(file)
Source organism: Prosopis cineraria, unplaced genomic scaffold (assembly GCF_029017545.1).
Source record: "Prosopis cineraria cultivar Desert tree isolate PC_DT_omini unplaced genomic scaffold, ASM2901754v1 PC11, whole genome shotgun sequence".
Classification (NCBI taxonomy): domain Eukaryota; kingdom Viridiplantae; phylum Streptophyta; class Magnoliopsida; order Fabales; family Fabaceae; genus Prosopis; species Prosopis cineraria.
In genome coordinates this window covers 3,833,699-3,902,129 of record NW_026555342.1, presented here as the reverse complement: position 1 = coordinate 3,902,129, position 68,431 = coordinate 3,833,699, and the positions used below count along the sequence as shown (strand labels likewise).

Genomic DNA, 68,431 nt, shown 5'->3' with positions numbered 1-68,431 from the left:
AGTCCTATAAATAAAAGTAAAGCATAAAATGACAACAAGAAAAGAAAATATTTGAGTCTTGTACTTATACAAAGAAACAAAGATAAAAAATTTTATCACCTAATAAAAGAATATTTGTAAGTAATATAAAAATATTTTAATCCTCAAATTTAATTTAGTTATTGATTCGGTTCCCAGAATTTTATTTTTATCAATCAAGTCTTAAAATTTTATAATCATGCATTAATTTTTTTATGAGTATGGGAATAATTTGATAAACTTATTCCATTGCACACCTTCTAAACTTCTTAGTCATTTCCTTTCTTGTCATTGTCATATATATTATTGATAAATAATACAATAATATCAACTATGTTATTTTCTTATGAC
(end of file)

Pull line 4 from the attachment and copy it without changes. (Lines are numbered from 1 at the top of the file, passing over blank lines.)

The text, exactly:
In genome coordinates this window covers 3,833,699-3,902,129 of record NW_026555342.1, presented here as the reverse complement: position 1 = coordinate 3,902,129, position 68,431 = coordinate 3,833,699, and the positions used below count along the sequence as shown (strand labels likewise).